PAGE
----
Back to the Basics: Supporting Small Businesses and Entrepreneurs
Small businesses and entrepreneurs are the backbone of the U.S. economy. America’s 28 million small businesses create two out of every three jobs, and they’ve led our economic resurgence coming out of the Great Recession. For all of this and much more, President Obama continued the 50-year tradition of designating the first week of May as National Small Business Week.
Cabinet member and Small Business Administration (SBA) Administrator Maria Contreras-Sweet kicked off National Small Business week by praising the impact and passion of small business owners and entrepreneurs. There is an urgency among governments nationwide to redesign business services that can maximize and sustain this positive economic impact. And Code for America can help.
Let’s celebrate National Small Business Week by getting the basics right: entrepreneurs can seamlessly start new businesses, existing businesses expand and create jobs, and jobseekers are connected to the skills to succeed in the occupations and industries of the future.
Too often, small businesses and entrepreneurs struggle to find the right information to navigate complex government regulations. This is an immediate, “hair on fire” problem identified by entrepreneurs and government staff, alike. Outdated services like paper-based permit applications are hampering opportunity for thousands of entrepreneurs and contributing to the growing economic divide. Fixing this requires redesigning core services like creating a digital permitting process to meet the needs of entrepreneurs and speed up the process.
That’s precisely why the White House and SBA launched Startup In a Day last year. It’s why National League of Cities and Code for America joined a partnership to convene more than 85 cities who’ve already pledged to create a better experience for small businesses and share practices and lessons learned through a community of practice.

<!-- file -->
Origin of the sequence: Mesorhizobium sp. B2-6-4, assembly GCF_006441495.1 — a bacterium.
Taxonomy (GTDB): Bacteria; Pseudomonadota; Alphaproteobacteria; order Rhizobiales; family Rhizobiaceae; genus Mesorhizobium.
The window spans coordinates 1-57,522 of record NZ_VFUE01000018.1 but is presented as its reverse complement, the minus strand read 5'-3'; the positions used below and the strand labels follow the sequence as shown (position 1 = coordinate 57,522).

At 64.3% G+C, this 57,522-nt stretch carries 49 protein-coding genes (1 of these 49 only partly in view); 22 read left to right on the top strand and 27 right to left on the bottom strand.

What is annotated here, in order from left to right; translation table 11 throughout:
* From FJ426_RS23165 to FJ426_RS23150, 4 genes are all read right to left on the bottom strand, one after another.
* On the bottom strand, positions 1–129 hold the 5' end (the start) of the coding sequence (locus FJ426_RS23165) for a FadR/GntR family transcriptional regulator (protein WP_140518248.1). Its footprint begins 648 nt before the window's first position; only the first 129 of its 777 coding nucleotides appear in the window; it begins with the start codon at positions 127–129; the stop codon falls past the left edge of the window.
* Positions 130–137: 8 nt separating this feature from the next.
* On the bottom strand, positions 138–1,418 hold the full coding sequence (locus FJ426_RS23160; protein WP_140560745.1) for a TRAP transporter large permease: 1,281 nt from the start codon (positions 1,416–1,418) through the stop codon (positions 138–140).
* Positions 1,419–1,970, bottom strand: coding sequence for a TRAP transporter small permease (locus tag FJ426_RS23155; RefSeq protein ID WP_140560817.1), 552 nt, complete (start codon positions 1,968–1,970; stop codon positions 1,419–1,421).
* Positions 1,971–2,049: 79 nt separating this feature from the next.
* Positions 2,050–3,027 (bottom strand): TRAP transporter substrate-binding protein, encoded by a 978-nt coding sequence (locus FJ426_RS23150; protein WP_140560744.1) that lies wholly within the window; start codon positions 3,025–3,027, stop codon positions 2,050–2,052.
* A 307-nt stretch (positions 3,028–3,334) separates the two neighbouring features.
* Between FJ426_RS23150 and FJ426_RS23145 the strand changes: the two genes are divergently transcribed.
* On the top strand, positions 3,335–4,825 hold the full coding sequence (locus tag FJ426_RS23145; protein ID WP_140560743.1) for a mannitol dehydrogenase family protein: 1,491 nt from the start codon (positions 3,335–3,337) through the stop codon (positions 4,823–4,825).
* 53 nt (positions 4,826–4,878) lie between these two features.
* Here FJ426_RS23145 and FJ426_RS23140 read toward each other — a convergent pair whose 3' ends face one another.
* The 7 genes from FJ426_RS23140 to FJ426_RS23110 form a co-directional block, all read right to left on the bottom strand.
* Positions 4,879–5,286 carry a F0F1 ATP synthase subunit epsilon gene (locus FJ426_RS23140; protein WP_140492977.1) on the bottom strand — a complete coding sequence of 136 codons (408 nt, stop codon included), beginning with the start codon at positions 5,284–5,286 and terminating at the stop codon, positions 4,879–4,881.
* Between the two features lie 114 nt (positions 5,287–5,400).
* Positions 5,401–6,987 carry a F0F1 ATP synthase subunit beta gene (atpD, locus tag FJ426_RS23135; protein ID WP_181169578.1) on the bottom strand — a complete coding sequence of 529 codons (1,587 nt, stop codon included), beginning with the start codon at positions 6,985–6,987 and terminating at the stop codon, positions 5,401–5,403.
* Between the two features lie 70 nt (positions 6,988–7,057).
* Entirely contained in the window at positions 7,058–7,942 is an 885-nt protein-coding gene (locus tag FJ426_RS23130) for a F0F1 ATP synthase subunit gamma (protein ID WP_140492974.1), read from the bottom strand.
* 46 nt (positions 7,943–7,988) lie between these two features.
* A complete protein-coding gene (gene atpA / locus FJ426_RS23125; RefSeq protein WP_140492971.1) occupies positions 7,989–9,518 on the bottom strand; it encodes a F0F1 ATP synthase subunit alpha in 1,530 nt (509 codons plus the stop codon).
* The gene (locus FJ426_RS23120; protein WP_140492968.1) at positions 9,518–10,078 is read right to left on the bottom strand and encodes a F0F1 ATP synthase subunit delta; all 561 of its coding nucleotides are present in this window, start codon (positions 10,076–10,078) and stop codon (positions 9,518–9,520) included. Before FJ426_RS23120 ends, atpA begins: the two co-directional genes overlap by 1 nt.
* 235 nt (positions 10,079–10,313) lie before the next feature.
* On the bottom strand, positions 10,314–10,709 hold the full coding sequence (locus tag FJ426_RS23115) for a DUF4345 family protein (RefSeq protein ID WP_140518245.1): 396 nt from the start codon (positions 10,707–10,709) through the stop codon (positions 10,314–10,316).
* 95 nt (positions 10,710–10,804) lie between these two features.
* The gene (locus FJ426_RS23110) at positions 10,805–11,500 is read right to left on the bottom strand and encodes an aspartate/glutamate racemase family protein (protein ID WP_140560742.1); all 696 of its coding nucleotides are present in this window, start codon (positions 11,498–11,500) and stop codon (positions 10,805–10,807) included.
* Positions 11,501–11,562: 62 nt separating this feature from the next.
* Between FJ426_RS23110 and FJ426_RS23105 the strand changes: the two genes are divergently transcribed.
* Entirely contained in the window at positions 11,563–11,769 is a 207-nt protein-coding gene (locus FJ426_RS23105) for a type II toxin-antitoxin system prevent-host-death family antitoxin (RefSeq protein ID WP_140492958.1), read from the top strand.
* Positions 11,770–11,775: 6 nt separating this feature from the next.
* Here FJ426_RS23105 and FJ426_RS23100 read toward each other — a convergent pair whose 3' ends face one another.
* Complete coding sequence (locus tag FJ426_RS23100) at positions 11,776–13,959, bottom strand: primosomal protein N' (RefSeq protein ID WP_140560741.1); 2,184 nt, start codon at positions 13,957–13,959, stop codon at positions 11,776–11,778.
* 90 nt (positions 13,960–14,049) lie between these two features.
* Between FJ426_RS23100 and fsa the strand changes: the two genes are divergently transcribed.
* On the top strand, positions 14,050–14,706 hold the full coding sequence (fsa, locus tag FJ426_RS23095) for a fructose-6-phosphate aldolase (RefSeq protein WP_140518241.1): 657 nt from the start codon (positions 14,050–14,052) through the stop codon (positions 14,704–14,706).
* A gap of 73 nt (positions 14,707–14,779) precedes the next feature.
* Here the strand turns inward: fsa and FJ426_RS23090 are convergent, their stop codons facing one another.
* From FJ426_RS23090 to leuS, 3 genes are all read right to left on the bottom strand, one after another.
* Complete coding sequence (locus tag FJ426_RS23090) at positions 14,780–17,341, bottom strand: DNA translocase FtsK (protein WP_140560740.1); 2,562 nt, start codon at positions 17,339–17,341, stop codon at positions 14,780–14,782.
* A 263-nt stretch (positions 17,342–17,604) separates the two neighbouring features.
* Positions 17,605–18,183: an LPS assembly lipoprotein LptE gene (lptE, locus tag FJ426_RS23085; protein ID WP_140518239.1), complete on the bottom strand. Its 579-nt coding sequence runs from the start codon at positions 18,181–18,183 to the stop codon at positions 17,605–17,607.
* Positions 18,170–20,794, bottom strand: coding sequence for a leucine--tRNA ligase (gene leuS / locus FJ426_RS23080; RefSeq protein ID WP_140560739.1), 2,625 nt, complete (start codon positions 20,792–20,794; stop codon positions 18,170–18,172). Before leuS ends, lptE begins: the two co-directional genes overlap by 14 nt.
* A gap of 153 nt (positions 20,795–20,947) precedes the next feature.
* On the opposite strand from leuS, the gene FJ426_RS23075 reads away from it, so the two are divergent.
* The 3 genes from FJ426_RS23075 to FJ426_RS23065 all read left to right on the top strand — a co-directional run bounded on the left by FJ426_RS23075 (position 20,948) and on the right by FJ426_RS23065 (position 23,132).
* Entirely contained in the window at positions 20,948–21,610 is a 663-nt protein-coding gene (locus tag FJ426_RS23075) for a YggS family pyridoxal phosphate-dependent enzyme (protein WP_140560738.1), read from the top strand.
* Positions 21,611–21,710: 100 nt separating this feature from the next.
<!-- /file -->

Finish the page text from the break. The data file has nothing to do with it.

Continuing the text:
Code for America is working to put the needs of entrepreneurs first with the City of Long Beach, a winner of a Startup in a Day prize and a partner for the 2016 Code for America Fellowship. Together, we’re leveraging a user-centric, agile approach to build a new business portal that addresses a far too common problem among entrepreneurs: the lack of clear information and centralized resources.
Entrepreneurs have said over and over: “I don’t know what I don’t know, so I don’t even know what questions to ask.” The tool being developed in Long Beach will provide entrepreneurs with a streamlined experience interacting with government services and make sure they get connected to the right resources quickly. By starting with and meeting the needs of entrepreneurs, we stand the greatest chance of promoting broad-based economic prosperity.
Other Startup in a Day cities are using civic technology to make it easier for entrepreneurs to get their businesses started in less time. Los Angeles launched an open-sourced business portal, Santa Cruz developed an online business roadmap, and Jackson is launching a digital permitting system. Cities nationwide are responding to the basic needs of economic development in the 21st century, and they’re taking their responsibility to promote equitable growth seriously.
As National Small Business Week 2016 comes to a close, here are a few things you can do to join us:
- Take the Startup In a Day pledge. Learn more about taking the pledge by visiting SBA’s website. Once your government takes the pledge, you’ll be invited to participate in the Startup in a Day community of practice.
- Use the practices of 21st century government. Build capacity within your organization for a more user-centric and agile government by using best practices like building and designing digital tools, providing access, and cultivating the right internal culture.
- Stay in the know. Join Code for America’s Economic Development mailing list to learn about new resources and see how other governments are improving how they interact with small businesses.